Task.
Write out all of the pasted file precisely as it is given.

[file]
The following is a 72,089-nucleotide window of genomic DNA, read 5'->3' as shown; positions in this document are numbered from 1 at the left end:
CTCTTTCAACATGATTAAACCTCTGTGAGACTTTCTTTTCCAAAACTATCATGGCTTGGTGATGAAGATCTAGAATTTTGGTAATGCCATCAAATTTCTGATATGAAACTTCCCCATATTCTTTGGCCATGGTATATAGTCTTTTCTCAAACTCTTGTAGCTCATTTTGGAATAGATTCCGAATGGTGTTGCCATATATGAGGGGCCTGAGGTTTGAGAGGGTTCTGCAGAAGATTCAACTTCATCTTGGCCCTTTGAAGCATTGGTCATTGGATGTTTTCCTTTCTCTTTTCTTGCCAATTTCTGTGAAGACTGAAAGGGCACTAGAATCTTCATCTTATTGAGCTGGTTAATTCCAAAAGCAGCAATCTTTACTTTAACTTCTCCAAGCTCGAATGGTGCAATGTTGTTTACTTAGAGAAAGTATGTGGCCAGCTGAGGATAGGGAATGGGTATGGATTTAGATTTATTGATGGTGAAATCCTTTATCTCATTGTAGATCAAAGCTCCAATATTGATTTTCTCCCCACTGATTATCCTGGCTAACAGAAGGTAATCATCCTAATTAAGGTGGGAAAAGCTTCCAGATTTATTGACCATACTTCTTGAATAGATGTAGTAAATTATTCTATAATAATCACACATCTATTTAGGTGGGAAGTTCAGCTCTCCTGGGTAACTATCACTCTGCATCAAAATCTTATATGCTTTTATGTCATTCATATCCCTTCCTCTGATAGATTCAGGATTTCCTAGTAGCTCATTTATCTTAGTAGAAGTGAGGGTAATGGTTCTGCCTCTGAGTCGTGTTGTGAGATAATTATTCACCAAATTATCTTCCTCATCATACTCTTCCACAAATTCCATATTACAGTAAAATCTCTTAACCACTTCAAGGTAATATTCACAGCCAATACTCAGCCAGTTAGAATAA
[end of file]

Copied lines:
The following is a 72,089-nucleotide window of genomic DNA, read 5'->3' as shown; positions in this document are numbered from 1 at the left end:
CTCTTTCAACATGATTAAACCTCTGTGAGACTTTCTTTTCCAAAACTATCATGGCTTGGTGATGAAGATCTAGAATTTTGGTAATGCCATCAAATTTCTGATATGAAACTTCCCCATATTCTTTGGCCATGGTATATAGTCTTTTCTCAAACTCTTGTAGCTCATTTTGGAATAGATTCCGAATGGTGTTGCCATATATGAGGGGCCTGAGGTTTGAGAGGGTTCTGCAGAAGATTCAACTTCATCTTGGCCCTTTGAAGCATTGGTCATTGGATGTTTTCCTTTCTCTTTTCTTGCCAATTTCTGTGAAGACTGAAAGGGCACTAGAATCTTCATCTTATTGAGCTGGTTAATTCCAAAAGCAGCAATCTTTACTTTAACTTCTCCAAGCTCGAATGGTGCAATGTTGTTTACTTAGAGAAAGTATGTGGCCAGCTGAGGATAGGGAATGGGTATGGATTTAGATTTATTGATGGTGAAATCCTTTATCTCATTGTAGATCAAAGCTCCAATATTGATTTTCTCCCCACTGATTATCCTGGCTAACAGAAGGTAATCATCCTAATTAAGGTGGGAAAAGCTTCCAGATTTATTGACCATACTTCTTGAATAGATGTAGTAAATTATTCTATAATAATCACACATCTATTTAGGTGGGAAGTTCAGCTCTCCTGGGTAACTATCACTCTGCATCAAAATCTTATATGCTTTTATGTCATTCATATCCCTTCCTCTGATAGATTCAGGATTTCCTAGTAGCTCATTTATCTTAGTAGAAGTGAGGGTAATGGTTCTGCCTCTGAGTCGTGTTGTGAGATAATTATTCACCAAATTATCTTCCTCATCATACTCTTCCACAAATTCCATATTACAGTAAAATCTCTTAACCACTTCAAGGTAATATTCACAGCCAATACTCAGCCAGTTAGAATAA